A new study reveals how dengue virus manages to reproduce itself in an infected person without triggering the body’s normal defenses. Duke researchers report that dengue pulls off this hoax by coopting a specialized structure within host cells for its own purposes, like a lazy roommate sneaking bits of his laundry into the communal wash.
Unlike other viruses that flagrantly disrupt the functions of the host in favor of their own needs, dengue appears to be more subtle. It slowly and surreptitiously takes over an accordion-shaped structure inside the cell called the endoplasmic reticulum, the production site for a small subset of host proteins, and steers clear of the larger fluid-filled space of the cell called the cytosol, where most cellular proteins are manufactured.
“It is a remarkably clever thing for a mere 10 kilobases of genetic information,” said Christopher V. Nicchitta, Ph.D., senior study author and professor of cell biology at Duke University School of Medicine. “The virus takes over the machinery and makes a ton of itself, but so slowly and inefficiently that it doesn’t set off any of the sensors the host cell uses to detect when something is awry.”
The study, which appeared January 10 in the Journal of Virology, could point to new strategies to thwart the mosquito-transmitted virus.
According to the World Health Organization, approximately half of the world’s population is at risk of dengue and each year, about 96 million people are sickened by it. No specific treatment for dengue fever currently exists. Decades of vaccine research have been met with disappointment, and recent reports indicate that a new vaccine for dengue could actually worsen the disease rather than prevent it.
“If you can’t make a vaccine, the approach you are left with involves understanding the precise molecular details of the life cycle of these viruses and how they are able to secure and manipulate the host machinery, so you can identify potential drug targets,” said Nicchitta. “It is a more difficult path, but we are beginning to map it out.”
Viruses like dengue are curious entities that exist in a realm between the living and the dead. Though they possess a few hallmarks of life — like proteins and genetic material (DNA or RNA) — they are missing a key one: the ability to reproduce. That’s where host cells come in. Shortly after a virus infects a living cell, it taps into the host’s replication machinery to make more copies of itself. In the case of dengue, one infected host cell can churn out as many as 10,000 viral offspring.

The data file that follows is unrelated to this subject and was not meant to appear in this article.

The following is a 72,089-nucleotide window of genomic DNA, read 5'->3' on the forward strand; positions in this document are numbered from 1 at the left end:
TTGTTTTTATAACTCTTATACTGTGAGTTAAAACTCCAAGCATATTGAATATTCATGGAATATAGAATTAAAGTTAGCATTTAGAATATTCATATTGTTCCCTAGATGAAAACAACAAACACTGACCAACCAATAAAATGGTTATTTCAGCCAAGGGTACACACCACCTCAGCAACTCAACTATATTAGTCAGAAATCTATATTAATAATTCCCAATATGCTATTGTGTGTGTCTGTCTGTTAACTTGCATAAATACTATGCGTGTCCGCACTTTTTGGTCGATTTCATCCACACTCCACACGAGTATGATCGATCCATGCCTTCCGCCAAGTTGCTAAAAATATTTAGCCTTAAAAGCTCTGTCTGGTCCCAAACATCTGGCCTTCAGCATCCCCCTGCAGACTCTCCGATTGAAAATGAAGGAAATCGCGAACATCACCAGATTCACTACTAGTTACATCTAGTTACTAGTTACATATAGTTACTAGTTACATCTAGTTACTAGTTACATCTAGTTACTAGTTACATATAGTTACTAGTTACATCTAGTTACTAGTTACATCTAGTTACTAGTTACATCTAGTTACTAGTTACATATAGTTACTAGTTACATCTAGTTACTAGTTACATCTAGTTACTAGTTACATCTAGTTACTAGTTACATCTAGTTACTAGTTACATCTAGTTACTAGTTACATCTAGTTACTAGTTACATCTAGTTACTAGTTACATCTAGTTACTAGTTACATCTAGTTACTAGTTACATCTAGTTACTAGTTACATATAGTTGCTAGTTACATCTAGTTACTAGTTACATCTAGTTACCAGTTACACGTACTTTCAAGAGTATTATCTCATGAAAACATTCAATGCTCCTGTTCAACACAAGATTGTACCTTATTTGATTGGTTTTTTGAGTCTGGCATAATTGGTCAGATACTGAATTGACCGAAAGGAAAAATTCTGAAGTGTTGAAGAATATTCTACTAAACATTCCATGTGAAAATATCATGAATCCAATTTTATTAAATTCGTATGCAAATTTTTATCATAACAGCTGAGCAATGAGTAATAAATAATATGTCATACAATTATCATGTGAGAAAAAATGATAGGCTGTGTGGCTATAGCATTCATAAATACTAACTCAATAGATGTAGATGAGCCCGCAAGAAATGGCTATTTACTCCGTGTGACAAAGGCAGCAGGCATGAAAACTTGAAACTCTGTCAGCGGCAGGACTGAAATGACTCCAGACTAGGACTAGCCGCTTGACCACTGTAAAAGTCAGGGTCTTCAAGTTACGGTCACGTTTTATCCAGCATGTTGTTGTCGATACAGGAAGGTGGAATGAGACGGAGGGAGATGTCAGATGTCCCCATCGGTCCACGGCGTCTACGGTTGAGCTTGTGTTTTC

In this study, Nicchitta and his colleagues infected tissue culture cells with a common strain of dengue virus. They then sorted out the cell contents to focus on the two areas where proteins are typically synthesized, the endoplasmic reticulum and the neighboring cytosol. Using advanced molecular techniques, the researchers mapped out the location of the tiny factories known as ribosomes that produce proteins, as well as the RNA template that provides a blueprint for their production.
They found that all the action took place on the surface of the endoplasmic reticulum. The entire genome of the dengue virus is translated in one fell swoop, and then cut up into ten separate proteins. Adding such a complex product to the workload of the endoplasmic reticulum would typically set off its stress sensors. But the researchers discovered that the viral RNA template was translated into protein in such an inefficient, lackadaisical manner, that it didn’t trip those alarms.
“There are features of the RNA that makes it inefficiently translated, so it doesn’t turn on these stress pathways,” Nicchitta said. “Dengue keeps the host cells happy as long as it can. At some point it does gradually overburden the system and the cells will die, but by then the virus has already made tens of thousands of copies of itself.”
Nicchitta is currently trying to pinpoint which features of dengue — its sequence or structure, or both — underlie the slow and steady approach. It may sound counterintuitive, but he says that if the virus were translated more efficiently, it could no longer hide in plain sight. The host cell would notice, and the jig would be up.
The research was supported by the Duke/Duke-NUS Research Collaboration Awards (2014/0013 and 2016/0025), the National Medical Research Council (MOHIAFCat1/0018/2014) and the National Institutes of Health (RO1AI089526, RO1AI101431, GM101533-05A1, GM118630-01A1)
Source : Duke University